The Standard for the Prognosis of Malignant Pleural Mesothelioma


2005-10-07 11:09

Mesothelioma

A recent article in the Journal of Clinical Oncology reports that the current model for determining the prognosis for malignant pleural mesothelioma is a valid tool for determining high and low-risk patients for clinical trial participation.

Mesothelioma is a rare form of cancer in which cancer cells arise within the lining of the chest wall. It is often associated with asbestos exposure and may develop many years after exposure. Prognosis depends on how early the cancer is found and how aggressively it is treated. Treatment of mesothelioma may include surgery, chemotherapy and radiation. Malignant pleural mesothelioma (MPM) carries a poor prognosis because it is often resistant to chemotherapy.

The current model for determining the prognosis for MPM is known as the European Organization for Research and Treatment of Cancer Model (EORTC) and is used to predict survival in MPM. This model incorporates age, sex, cellular features, probability of diagnosis and the patient's white blood count. In this recent trial, researchers sought to test the accuracy of this model in patients who were undergoing treatment in phase II clinical trials at St. Bartholomew's hospital in London.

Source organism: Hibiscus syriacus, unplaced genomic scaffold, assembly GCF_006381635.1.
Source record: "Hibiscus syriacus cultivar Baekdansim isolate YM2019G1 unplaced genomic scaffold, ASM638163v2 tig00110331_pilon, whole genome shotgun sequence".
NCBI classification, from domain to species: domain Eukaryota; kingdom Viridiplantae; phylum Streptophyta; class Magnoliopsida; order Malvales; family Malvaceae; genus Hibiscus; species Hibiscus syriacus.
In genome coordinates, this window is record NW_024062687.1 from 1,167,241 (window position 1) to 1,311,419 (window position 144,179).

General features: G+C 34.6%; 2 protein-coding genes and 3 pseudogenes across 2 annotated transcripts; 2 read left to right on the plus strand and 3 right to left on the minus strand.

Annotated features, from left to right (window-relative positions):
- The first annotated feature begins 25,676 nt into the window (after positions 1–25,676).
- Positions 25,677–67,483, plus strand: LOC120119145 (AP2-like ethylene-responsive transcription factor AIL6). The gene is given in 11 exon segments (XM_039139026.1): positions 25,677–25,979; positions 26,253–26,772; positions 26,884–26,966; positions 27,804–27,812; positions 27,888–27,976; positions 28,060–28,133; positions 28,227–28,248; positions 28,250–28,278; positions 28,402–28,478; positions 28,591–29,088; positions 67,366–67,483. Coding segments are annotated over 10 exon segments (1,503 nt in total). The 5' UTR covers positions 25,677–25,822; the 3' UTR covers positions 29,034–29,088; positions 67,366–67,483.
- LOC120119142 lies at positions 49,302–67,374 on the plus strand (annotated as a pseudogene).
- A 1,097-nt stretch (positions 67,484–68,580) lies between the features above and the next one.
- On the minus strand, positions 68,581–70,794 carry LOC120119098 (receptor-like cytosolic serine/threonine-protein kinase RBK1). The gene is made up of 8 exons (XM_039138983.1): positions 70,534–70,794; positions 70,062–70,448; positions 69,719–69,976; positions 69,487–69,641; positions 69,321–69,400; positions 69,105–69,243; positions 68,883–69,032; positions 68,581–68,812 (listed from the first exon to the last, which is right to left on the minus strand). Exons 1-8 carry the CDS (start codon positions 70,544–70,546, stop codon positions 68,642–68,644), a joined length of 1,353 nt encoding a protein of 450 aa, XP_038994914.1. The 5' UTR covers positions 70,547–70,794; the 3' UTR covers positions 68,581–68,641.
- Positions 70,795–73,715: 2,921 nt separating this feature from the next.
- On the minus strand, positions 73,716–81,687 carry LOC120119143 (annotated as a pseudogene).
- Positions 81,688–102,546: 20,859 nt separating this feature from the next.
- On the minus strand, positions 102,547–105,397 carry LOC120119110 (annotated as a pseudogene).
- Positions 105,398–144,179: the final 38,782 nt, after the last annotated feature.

During the study, 145 participants were divided into high and low-risk groups based on their EORTC prognostic scores (EPS). The patients were treated with various types of chemotherapy based on the clinical trial in which they were enrolled. Extensive analysis revealed that EPS was not associated with an objective tumor response; however, the EPS was found to be an accurate indicator for determining high and low-risk categories of patients.

Researchers concluded that the EPS system is a valid tool for determining high and low-risk subgroups for analysis in clinical trials. Patients are encouraged to speak to their physician regarding treatment options and participation in clinical trials. Two sources of information regarding ongoing clinical trials include the National Cancer Institute (cancer.gov) and www.cancerconsultants.com. Personalized clinical trial searches are also performed on behalf of patients by cancerconsultants.com.

Reference: Fennell D, Parmar A, et al. Statistical Validation of the EORTC Prognostic Model for the Malignant Pleural Mesothelioma Based on Three Consecutive Phase II Trials. Journal of Clinical Oncology. 2005; 23: 184-189.